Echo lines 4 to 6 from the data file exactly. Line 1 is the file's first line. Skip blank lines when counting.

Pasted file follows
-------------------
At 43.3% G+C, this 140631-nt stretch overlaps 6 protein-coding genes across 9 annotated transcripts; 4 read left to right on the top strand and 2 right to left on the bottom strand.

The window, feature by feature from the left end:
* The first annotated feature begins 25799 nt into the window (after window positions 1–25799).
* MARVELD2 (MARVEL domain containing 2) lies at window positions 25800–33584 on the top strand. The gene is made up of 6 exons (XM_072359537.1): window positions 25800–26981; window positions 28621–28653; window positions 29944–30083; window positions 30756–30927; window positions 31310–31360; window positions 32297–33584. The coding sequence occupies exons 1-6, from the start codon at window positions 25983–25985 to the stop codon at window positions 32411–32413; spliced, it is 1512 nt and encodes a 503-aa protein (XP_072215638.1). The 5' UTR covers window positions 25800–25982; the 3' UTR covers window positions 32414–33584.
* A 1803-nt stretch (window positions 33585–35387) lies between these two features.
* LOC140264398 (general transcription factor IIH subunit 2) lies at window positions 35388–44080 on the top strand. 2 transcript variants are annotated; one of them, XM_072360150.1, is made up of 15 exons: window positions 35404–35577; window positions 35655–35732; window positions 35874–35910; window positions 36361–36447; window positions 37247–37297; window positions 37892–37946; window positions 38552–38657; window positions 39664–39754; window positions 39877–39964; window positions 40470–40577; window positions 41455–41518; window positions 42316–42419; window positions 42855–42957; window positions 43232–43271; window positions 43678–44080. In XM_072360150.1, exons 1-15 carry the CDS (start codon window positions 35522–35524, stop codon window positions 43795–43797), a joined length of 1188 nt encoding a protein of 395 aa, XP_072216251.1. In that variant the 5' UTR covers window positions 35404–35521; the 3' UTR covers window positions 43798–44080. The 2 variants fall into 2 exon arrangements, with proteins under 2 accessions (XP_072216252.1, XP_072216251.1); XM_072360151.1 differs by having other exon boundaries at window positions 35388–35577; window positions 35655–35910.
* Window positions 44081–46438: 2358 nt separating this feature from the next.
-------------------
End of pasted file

* MARVELD2 (MARVEL domain containing 2) lies at window positions 25800–33584 on the top strand. The gene is made up of 6 exons (XM_072359537.1): window positions 25800–26981; window positions 28621–28653; window positions 29944–30083; window positions 30756–30927; window positions 31310–31360; window positions 32297–33584. The coding sequence occupies exons 1-6, from the start codon at window positions 25983–25985 to the stop codon at window positions 32411–32413; spliced, it is 1512 nt and encodes a 503-aa protein (XP_072215638.1). The 5' UTR covers window positions 25800–25982; the 3' UTR covers window positions 32414–33584.
* A 1803-nt stretch (window positions 33585–35387) lies between these two features.
* LOC140264398 (general transcription factor IIH subunit 2) lies at window positions 35388–44080 on the top strand. 2 transcript variants are annotated; one of them, XM_072360150.1, is made up of 15 exons: window positions 35404–35577; window positions 35655–35732; window positions 35874–35910; window positions 36361–36447; window positions 37247–37297; window positions 37892–37946; window positions 38552–38657; window positions 39664–39754; window positions 39877–39964; window positions 40470–40577; window positions 41455–41518; window positions 42316–42419; window positions 42855–42957; window positions 43232–43271; window positions 43678–44080. In XM_072360150.1, exons 1-15 carry the CDS (start codon window positions 35522–35524, stop codon window positions 43795–43797), a joined length of 1188 nt encoding a protein of 395 aa, XP_072216251.1. In that variant the 5' UTR covers window positions 35404–35521; the 3' UTR covers window positions 43798–44080. The 2 variants fall into 2 exon arrangements, with proteins under 2 accessions (XP_072216252.1, XP_072216251.1); XM_072360151.1 differs by having other exon boundaries at window positions 35388–35577; window positions 35655–35910.